In December, I wrote that we are removing the idiosyncratic
use_greenlets option from PyMongo when we release PyMongo 3.
In PyMongo 2 you have two options for using Gevent. First, you can do:
from gevent import monkey; monkey.patch_all() from pymongo import MongoClient client = MongoClient()
from gevent import monkey; monkey.patch_socket() from pymongo import MongoClient client = MongoClient(use_greenlets=True)
In the latter case, I wrote, "you could use PyMongo after calling Gevent's
patch_socket without having to call
patch_thread. But who would do that? What conceivable use case had I enabled?" So I removed
use_greenlets in PyMongo 3; the first example code continues to work but the second will not.
In the comments, PyMongo user Peter Hansen replied,
I hope you're not saying that the only way this will work is if one uses
monkey.patch_all, because, although this is a very common way to use Gevent, it's absolutely not the only way. (If it were, it would just be done automatically!) We have a large Gevent application here which cannot do that, because threads must be allowed to continue working as regular threads, but we monkey patch only what we need which happens to be everything else (with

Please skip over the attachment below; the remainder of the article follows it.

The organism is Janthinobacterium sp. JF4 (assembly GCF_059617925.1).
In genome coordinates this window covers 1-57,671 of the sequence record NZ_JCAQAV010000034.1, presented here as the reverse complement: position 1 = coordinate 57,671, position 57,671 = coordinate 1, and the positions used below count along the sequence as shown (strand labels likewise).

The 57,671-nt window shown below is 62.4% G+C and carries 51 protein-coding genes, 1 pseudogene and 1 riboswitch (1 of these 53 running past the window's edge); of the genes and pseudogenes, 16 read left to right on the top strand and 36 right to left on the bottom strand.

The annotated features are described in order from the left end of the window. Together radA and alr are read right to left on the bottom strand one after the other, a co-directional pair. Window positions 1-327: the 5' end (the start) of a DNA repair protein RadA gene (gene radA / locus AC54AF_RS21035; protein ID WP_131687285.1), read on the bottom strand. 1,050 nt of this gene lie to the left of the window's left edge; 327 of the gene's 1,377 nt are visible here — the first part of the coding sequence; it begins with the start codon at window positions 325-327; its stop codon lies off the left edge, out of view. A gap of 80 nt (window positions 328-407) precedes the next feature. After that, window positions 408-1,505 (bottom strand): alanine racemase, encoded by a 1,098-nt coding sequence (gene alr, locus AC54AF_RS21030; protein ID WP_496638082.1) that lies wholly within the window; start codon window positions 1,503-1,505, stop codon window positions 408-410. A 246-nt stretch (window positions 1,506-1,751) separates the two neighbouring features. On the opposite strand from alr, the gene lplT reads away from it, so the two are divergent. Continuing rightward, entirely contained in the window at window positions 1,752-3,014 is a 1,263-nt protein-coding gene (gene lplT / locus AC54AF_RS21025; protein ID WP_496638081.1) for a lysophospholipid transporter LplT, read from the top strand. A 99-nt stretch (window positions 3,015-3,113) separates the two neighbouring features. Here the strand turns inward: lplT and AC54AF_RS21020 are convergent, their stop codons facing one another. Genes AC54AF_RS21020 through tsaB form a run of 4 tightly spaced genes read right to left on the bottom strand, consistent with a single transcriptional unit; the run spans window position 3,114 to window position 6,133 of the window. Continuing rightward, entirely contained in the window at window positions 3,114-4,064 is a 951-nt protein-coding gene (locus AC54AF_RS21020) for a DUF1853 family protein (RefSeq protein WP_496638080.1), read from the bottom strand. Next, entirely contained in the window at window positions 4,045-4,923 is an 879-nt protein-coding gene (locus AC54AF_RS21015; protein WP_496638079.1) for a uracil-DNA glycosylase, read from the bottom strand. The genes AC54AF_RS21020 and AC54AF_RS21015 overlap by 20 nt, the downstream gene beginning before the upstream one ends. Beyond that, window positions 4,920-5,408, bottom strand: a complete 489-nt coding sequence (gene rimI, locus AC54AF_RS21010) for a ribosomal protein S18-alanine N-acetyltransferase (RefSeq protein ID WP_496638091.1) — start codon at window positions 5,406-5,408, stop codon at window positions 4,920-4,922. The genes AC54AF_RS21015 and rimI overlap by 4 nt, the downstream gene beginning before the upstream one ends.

So Peter, Bernie, and I met online and he told us about his very interesting application. It needs to interface with some C code that talks an obscure network protocol; to get the best of both worlds his Python code uses asynchronous Gevent in the main thread, and it avoids blocking the event loop by launching Python threads to talk with the C extension. Peter had, in fact, perfectly understood PyMongo 2's design and was using it as intended. It was I who hadn't understood the feature's use case before I diked it out.
So what now? I would be sad to lose the great simplifications I achieved in PyMongo by removing its Gevent-specific code. Besides, occasional complaints from Eventlet and other communities motivated us to support all frameworks equally.
Luckily, Gevent 1.0 provides a workaround for the loss of
use_greenlets in PyMongo. Beginning the same as the first example above:
from gevent import monkey; monkey.patch_all() from pymongo import MongoClient client = MongoClient() def my_function(): # Call some C code that drops the GIL and does # blocking I/O from C directly. pass start_new_thread = monkey.saved['thread']['start_new_thread'] real_thread = start_new_thread(my_function, ())
I checked with Gevent's author Denis Bilenko whether
monkey.saved was a stable API and he confirmed it is. If you use Gevent and PyMongo as Peter does, port your code to this technique when you upgrade to PyMongo 3.